La Famiglia, Chelsea (Darling).


Sorry for the radio silence chaps, I hit a minor bump in the blogging road, so took a couple of weeks out to think about how to re-work the way I write and blog. Last week certain social media comments (not aimed at me I should say) got me thinking about my blogging style – is my blog one of those ‘picture after picture sandwiched between paragraphs of crap’ blogs. As I said, not aimed at me, more the official restaurant critics who have apparently adopted a blogging style to their writing, but non-the-less it hit a nerve.

Yes it probably is – is the realistic answer. But, know what? I don’t care.

I take rubbish photos because I can’t bring myself to buy a posh SLR (let alone carry the sodding thing around to take pics of my food) and my writing is done generally on the tube or bus on the way to work. Which explains why it has a certain amount of pointless waffle to it – it’s mostly me writing my inner-monologue down – well the bit that is publishable! But I don’t get paid for it or get free stuff, I do it because I enjoy it and I’ve loved seeing my writing change (maybe even improve) over the last 4 years. My readership numbers aren’t huge, those of you who do read it I thank you, and those who don’t, well, they don’t know what they are missing do they!

I shall now step down off my soapbox and write about a Chelsea institution frequented by smug couples, gentrified families and aged rellies receiving their half-termly visits from grandchildren. La Famiglia. As I said, an institution, it’s been there since the dawn of time, my mother used to dine there when she lived on Beaufort St in her 20’s (as one does) and I’ve been wanting to go forever. It’s still family owned. I think the founders are still working the floor – our waiter was about 80 but couldn’t be faulted at any point during the service!


I doubt the menu has changed since it opened, but much like Langans, Otto’s and Simpson’s; if it ain’t broke…. My Asparagi alla Duchessa were delicious – first asparagus of the year for me (I doubt they were English) but they were cooked how Mummy does them, non of this charred nonsense (Michelin star junkies look away now); they were boiled to perfection. Doused with a rich thick Parmesan sauce. Himself had deep-fried mozzarella with a seriously rich tomato sauce – delicious, but enormous for a starter.


My ultimate favourite pasta dish ever in the whole world is Carbonara, and yes, I know it’s fairly bad form to order it at a posh restaurant, but it had been a long old week and I NEEDED it! So don’t judge. It was the richest most delicious carbonara ever. I struggled to finish it, it was that rich. But, the struggle was worth every cheese, egg and bacon laden mouthful. And no cream.


Obviously I couldn’t fit pudding in, but he had profiteroles served off the THREE-TIER dessert trolley, serving proper classic old fashioned puddings! Tiramisu, Black Forrest Gateaux, pana-cotta, rum baba (sitting in a vase of rum).


Our bottle of Gavi di Gavi went down a treat with dinner, and had we not been heading to a birthday do after dinner I would have settled in for another bottle. I want to become a regular there. I want to be one of those posh smug couples, or like Hugo and Janie who take Henry and Francesca there when they are at home from school for an exeat weekend, I can do without being the Russians next to us who got the waiter to take loads of flashy photos of them and I bloody hope I’ll still be dining there when I’m as old as the waiters! I reckon I’m much more ‘crap picture after picture sandwiched between paragraphs of wisdom’. I mean, what self-respecting blogger posts a picture of an empty plate for God’s sake!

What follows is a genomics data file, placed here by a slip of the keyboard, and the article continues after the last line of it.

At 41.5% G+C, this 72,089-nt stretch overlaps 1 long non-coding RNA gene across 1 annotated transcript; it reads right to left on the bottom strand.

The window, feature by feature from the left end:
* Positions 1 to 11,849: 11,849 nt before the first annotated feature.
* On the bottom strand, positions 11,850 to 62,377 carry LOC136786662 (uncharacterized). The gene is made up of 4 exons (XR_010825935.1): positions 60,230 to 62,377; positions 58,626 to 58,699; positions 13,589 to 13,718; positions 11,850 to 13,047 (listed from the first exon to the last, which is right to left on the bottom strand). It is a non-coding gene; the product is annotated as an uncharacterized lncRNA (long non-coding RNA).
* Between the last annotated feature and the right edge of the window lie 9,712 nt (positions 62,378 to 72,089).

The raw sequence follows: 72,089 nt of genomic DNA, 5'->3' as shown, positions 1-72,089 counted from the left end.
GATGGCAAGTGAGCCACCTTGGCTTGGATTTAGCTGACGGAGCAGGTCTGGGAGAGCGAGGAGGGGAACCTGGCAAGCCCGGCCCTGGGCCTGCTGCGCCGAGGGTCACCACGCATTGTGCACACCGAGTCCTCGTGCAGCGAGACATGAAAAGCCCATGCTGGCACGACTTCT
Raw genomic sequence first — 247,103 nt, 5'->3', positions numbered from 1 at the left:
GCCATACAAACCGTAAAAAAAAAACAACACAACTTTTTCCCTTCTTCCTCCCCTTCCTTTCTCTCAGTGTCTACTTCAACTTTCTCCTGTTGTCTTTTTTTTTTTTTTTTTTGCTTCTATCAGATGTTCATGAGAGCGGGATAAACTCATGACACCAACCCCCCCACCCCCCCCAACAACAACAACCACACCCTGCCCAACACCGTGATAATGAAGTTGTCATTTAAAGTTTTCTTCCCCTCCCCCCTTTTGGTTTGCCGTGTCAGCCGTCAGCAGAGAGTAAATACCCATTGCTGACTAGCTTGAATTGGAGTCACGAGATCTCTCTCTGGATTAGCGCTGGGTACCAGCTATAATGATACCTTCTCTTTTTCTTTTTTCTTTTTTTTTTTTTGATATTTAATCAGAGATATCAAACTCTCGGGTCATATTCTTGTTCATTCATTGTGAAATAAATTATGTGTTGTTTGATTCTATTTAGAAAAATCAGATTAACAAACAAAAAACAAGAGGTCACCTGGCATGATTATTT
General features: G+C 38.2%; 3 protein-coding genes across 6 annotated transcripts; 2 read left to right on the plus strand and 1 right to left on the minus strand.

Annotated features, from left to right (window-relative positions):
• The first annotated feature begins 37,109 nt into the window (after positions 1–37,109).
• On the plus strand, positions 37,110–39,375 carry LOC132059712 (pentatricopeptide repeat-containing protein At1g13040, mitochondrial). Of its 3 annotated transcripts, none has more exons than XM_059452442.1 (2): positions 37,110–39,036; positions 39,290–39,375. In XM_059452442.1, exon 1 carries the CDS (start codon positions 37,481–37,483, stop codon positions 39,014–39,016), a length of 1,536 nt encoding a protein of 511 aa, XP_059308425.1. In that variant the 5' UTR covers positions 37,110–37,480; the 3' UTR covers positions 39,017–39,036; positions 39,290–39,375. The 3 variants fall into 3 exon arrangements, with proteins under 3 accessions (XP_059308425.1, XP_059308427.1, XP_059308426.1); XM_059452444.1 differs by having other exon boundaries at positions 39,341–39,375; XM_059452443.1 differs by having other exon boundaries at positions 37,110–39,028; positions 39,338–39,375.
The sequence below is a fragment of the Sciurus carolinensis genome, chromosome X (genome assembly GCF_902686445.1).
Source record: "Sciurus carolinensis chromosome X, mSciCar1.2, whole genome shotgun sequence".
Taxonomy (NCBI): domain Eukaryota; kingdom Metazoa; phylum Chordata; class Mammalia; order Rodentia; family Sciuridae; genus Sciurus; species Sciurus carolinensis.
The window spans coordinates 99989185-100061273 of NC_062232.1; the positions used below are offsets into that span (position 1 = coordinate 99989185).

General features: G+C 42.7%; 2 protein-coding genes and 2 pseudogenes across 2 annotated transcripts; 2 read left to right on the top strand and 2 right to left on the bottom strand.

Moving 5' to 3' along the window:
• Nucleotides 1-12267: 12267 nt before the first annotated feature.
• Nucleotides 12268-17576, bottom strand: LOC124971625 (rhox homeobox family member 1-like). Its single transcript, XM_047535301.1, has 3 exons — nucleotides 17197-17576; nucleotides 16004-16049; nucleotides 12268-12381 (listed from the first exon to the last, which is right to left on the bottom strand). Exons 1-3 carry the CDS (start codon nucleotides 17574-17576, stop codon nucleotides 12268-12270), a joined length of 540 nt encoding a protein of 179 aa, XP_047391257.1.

Photo score – 2/10
Food Score 8/10
Smugness Rating – 11/10. So there!

Crab Linguine

I want to start with ‘I’m really getting back into this blogging thing’ but I know as soon as I write that, I’ll not blog for weeks, months or years! But I am enjoying it again. Blogging is a fantastic distraction for me, when I get home from work, if I switch my laptop on the first place I will usually go is to my work e-mails and see what I’ve missed in the 45 minutes I’ve been on the tube (sad I know), but being back on the blog means that of course I keep checking the e-mails – I can’t help myself – but I get on with attempting to write enjoyable prose for anyone who should so wish to read the waffle that I type from time to time.

As you can probably tell – I spent all my dosh on posh meals out so am now doing a lot more cooking at  home. I shouldn’t really class this as a recipe as it’s seriously easy but in case anyone saw my Instagram pic last weekend and wondered how to make it.

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1 medium sized shallot
A large handful of fresh flat leaf parsley
1 red chilli
1 tub of white crab meat (I used a tub from Sainsbury’s – £3 but worth it)
Linguine for 2 people (the pic is spaghetti, but linguine works best)

  • Put the pasta into salted boiling water and leave to cook for about 8 minutes.